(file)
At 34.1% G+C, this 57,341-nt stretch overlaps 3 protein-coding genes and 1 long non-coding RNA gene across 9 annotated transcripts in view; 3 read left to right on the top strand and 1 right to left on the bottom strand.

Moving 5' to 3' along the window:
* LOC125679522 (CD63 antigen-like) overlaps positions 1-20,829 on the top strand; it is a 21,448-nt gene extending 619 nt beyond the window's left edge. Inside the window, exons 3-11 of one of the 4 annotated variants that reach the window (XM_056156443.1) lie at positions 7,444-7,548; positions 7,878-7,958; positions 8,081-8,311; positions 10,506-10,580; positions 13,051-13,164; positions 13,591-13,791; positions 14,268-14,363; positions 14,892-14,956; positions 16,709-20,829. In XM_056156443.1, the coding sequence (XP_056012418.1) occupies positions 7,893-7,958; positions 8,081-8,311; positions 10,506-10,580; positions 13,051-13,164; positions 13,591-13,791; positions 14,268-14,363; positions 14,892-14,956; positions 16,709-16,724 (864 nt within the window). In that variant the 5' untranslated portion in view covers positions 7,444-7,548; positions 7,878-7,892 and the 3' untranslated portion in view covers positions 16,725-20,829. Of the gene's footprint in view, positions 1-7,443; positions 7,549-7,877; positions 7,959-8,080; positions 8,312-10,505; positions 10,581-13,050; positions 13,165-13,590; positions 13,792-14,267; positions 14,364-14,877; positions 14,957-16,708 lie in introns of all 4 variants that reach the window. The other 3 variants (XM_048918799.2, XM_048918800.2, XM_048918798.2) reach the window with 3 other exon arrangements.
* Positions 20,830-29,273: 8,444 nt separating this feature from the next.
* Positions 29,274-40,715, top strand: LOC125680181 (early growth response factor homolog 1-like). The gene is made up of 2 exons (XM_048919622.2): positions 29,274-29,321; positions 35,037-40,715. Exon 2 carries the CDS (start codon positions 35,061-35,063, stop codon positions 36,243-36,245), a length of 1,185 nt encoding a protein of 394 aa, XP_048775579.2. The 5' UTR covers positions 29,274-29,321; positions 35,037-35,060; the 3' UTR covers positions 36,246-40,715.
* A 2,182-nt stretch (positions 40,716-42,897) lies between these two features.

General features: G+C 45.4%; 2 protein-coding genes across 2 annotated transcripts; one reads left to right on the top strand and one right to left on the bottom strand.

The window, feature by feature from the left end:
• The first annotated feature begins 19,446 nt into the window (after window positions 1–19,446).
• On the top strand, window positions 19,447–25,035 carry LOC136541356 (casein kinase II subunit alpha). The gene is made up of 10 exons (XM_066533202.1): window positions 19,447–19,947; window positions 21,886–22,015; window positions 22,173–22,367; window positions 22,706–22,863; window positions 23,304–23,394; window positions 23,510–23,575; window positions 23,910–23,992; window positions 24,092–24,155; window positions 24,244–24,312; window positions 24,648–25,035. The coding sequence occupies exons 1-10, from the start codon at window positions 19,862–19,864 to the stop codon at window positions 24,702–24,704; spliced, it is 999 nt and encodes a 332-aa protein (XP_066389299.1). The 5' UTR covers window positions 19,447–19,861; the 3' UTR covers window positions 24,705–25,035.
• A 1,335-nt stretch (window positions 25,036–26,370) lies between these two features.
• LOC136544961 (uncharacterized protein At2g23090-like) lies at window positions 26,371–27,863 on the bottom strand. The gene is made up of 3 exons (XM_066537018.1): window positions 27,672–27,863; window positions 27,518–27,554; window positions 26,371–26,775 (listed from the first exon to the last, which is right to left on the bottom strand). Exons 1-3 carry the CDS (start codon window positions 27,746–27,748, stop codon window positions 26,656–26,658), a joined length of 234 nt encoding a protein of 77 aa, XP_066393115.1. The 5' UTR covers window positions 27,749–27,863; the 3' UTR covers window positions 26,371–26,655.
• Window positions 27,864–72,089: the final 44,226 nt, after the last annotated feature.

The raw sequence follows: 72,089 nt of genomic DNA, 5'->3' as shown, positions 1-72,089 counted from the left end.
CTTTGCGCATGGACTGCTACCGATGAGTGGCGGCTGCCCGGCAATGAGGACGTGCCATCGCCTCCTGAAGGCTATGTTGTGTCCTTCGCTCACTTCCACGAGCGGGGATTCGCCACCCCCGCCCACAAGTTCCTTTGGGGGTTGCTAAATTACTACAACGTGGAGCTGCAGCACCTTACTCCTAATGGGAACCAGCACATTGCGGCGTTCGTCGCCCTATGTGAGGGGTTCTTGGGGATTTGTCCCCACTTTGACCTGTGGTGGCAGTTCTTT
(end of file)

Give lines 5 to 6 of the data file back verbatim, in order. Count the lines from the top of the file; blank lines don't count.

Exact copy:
* Positions 29,274-40,715, top strand: LOC125680181 (early growth response factor homolog 1-like). The gene is made up of 2 exons (XM_048919622.2): positions 29,274-29,321; positions 35,037-40,715. Exon 2 carries the CDS (start codon positions 35,061-35,063, stop codon positions 36,243-36,245), a length of 1,185 nt encoding a protein of 394 aa, XP_048775579.2. The 5' UTR covers positions 29,274-29,321; positions 35,037-35,060; the 3' UTR covers positions 36,246-40,715.
* A 2,182-nt stretch (positions 40,716-42,897) lies between these two features.